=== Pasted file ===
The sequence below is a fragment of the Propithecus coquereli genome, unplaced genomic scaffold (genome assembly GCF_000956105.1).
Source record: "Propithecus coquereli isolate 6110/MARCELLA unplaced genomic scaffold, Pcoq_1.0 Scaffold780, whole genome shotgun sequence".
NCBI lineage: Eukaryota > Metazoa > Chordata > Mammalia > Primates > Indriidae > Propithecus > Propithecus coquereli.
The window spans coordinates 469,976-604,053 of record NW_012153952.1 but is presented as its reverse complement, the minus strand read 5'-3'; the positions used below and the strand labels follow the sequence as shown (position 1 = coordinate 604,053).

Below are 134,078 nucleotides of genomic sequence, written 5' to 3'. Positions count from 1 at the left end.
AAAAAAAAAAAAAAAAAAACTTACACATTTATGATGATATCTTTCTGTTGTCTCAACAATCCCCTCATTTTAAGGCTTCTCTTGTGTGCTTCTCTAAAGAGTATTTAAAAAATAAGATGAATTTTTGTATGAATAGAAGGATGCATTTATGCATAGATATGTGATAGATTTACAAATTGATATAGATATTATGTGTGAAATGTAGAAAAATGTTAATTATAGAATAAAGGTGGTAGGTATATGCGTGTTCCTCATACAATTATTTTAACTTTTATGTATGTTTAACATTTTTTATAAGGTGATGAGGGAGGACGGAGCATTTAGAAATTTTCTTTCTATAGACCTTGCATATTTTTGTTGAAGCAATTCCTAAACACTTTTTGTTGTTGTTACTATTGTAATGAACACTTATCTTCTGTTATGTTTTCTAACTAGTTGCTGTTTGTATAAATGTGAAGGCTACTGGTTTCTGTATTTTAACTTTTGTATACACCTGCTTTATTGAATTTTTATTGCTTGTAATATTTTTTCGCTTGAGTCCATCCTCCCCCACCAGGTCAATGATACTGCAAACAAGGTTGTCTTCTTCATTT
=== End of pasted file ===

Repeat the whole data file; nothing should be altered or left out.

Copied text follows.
The sequence below is a fragment of the Propithecus coquereli genome, unplaced genomic scaffold (genome assembly GCF_000956105.1).
Source record: "Propithecus coquereli isolate 6110/MARCELLA unplaced genomic scaffold, Pcoq_1.0 Scaffold780, whole genome shotgun sequence".
NCBI lineage: Eukaryota > Metazoa > Chordata > Mammalia > Primates > Indriidae > Propithecus > Propithecus coquereli.
The window spans coordinates 469,976-604,053 of record NW_012153952.1 but is presented as its reverse complement, the minus strand read 5'-3'; the positions used below and the strand labels follow the sequence as shown (position 1 = coordinate 604,053).

Below are 134,078 nucleotides of genomic sequence, written 5' to 3'. Positions count from 1 at the left end.
AAAAAAAAAAAAAAAAAAACTTACACATTTATGATGATATCTTTCTGTTGTCTCAACAATCCCCTCATTTTAAGGCTTCTCTTGTGTGCTTCTCTAAAGAGTATTTAAAAAATAAGATGAATTTTTGTATGAATAGAAGGATGCATTTATGCATAGATATGTGATAGATTTACAAATTGATATAGATATTATGTGTGAAATGTAGAAAAATGTTAATTATAGAATAAAGGTGGTAGGTATATGCGTGTTCCTCATACAATTATTTTAACTTTTATGTATGTTTAACATTTTTTATAAGGTGATGAGGGAGGACGGAGCATTTAGAAATTTTCTTTCTATAGACCTTGCATATTTTTGTTGAAGCAATTCCTAAACACTTTTTGTTGTTGTTACTATTGTAATGAACACTTATCTTCTGTTATGTTTTCTAACTAGTTGCTGTTTGTATAAATGTGAAGGCTACTGGTTTCTGTATTTTAACTTTTGTATACACCTGCTTTATTGAATTTTTATTGCTTGTAATATTTTTTCGCTTGAGTCCATCCTCCCCCACCAGGTCAATGATACTGCAAACAAGGTTGTCTTCTTCATTT